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Once upon a time, there was a woman who sucked the life out of everyone she came in contact with. Both by complaining and whining, she could take the happiest of situations and turn it bleak and ugly.
Once upon another time there was a man who decided to air the gritty details of his divorce at work, repeating the same story to anyone who ventured within earshot.
Once upon a third time there was a person who would routinely discuss religion and politics at the office and would corner people to hear his opinions, unasked, upon multitudes of topics.
OK, they’re not fairy tales. All three types of vampires have existed in every place I have worked, leaving trails of negativity behind them. And there are other types of vampires as well, more subtle in their approach to sucking out your energy and happiness.
Vampires and Productivity
Vampires in the office mean hundreds of hours of lost productivity. If people aren’t getting sucked into conversations with the vampire where there is no out, they are avoiding running into the vampire. Even sitting in an open cube configuration with a vampire roaming and talking to others within earshot can suck your energy and productivity level down.
How To Spot the Office Vampire
All three obvious types of vampires are usually easy to spot. Their conversation will be a dead giveaway – outright complaints or pontificating.
Another type of subtle vampire will leave you with a feeling of unease. Gossips or one-uppers are examples of this type. Gossips “tattle” on other people, and if you give them ammunition, will do the same to you. One-uppers will top anything you say (for a fine example of this, see the Dilbert website…he has a great character “Topper” that appears from time to time).
What To Do About Vampires
Office vampires can’t be taken care of with garlic and wooden stakes. (Well, the garlic might keep them away, if you eat enough of it.) There are two effective ways to handle vampires: avoidance and distraction.
Avoidance is pretty much what it says. Avoid the people and/or conversations that suck your energy. If you see one coming in the hall, turn. If someone shows up in your cube, pretend to be frantically busy. One former co-worker used to keep unplugged headphones on all the time just so he could ignore people and claim he didn’t hear them/see them.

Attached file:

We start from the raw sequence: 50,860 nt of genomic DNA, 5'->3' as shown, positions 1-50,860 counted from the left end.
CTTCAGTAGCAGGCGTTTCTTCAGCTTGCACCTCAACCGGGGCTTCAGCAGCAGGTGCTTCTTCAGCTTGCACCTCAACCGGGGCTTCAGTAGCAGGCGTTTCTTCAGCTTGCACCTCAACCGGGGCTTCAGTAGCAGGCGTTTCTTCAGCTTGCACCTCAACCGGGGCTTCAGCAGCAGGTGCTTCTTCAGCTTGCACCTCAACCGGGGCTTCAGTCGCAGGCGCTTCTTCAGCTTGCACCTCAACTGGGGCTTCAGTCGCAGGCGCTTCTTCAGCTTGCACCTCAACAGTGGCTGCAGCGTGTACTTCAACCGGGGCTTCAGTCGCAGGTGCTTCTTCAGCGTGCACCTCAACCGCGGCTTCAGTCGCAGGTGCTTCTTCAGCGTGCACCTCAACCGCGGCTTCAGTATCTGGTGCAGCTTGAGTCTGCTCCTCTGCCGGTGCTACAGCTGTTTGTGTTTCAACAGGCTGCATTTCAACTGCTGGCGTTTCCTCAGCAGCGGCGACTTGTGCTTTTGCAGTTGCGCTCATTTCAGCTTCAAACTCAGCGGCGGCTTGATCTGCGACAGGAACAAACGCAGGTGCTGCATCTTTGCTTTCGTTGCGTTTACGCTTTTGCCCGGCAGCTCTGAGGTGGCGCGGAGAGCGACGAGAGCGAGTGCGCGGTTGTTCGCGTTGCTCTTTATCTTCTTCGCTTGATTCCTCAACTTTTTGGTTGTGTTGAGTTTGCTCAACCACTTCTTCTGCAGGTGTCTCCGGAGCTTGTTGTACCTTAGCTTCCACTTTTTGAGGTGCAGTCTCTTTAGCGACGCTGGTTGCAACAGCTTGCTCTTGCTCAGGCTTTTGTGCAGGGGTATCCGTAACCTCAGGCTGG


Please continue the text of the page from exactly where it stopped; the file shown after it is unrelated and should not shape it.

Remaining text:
Headphones are actually great for this, too, if they are plugged in. For a truly toxic environment, constant music of pink noise can drown out conversations.
Distraction is useful when you cannot avoid contact. If you must work with the person on a project, practice dragging conversation back to work the minute it gets sidetracked. It doesn’t matter if you are abrupt at first, subtlety will come with practice.
Emergency distraction is an option too. One office I worked in the office manager and I had a signal – a single exclamation point via instant messenger meant we needed a phone call or cube visit immediately to get rid of a vampire. The person receiving the exclamation point would ask for the other’s physical presence somewhere else, away from the vampire.
Are You A Vampire?
One of the worst things about associating with vampires is the tendency of others to pick up the traits. Add one office gossip to a group of people, and soon all sorts of people will be gossiping. If you find yourself complaining, whining or gossiping, ask yourself if you are becoming a vampire.
By recognizing and limiting the behavior of office vampires you can help make the office a positive and productive place.
Photo by Janet 59